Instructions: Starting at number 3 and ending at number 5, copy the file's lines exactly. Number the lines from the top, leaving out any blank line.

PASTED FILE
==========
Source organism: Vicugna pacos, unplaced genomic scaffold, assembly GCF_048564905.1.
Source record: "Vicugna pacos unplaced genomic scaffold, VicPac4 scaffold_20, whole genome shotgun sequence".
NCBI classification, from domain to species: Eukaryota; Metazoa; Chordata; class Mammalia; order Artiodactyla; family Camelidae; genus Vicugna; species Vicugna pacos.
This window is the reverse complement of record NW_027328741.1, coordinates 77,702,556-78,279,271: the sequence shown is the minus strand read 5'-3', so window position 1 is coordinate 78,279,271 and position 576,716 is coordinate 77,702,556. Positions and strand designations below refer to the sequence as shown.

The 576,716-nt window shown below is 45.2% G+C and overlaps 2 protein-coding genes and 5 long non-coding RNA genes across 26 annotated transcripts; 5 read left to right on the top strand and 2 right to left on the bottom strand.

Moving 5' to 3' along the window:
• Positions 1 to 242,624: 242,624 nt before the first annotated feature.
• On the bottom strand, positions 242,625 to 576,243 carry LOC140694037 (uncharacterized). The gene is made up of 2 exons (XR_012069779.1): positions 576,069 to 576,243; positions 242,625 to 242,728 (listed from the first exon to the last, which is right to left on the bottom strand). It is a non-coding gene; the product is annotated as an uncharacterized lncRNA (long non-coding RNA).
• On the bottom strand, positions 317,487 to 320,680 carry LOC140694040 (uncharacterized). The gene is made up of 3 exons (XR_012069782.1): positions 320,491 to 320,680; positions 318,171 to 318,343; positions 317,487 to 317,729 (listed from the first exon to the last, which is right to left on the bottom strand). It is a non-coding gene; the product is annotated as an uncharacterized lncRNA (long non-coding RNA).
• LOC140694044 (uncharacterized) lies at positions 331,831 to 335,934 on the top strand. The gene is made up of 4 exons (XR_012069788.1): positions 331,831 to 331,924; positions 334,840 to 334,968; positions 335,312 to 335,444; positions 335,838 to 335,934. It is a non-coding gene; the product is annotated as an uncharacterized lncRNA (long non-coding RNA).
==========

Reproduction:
NCBI classification, from domain to species: Eukaryota; Metazoa; Chordata; class Mammalia; order Artiodactyla; family Camelidae; genus Vicugna; species Vicugna pacos.
This window is the reverse complement of record NW_027328741.1, coordinates 77,702,556-78,279,271: the sequence shown is the minus strand read 5'-3', so window position 1 is coordinate 78,279,271 and position 576,716 is coordinate 77,702,556. Positions and strand designations below refer to the sequence as shown.

The 576,716-nt window shown below is 45.2% G+C and overlaps 2 protein-coding genes and 5 long non-coding RNA genes across 26 annotated transcripts; 5 read left to right on the top strand and 2 right to left on the bottom strand.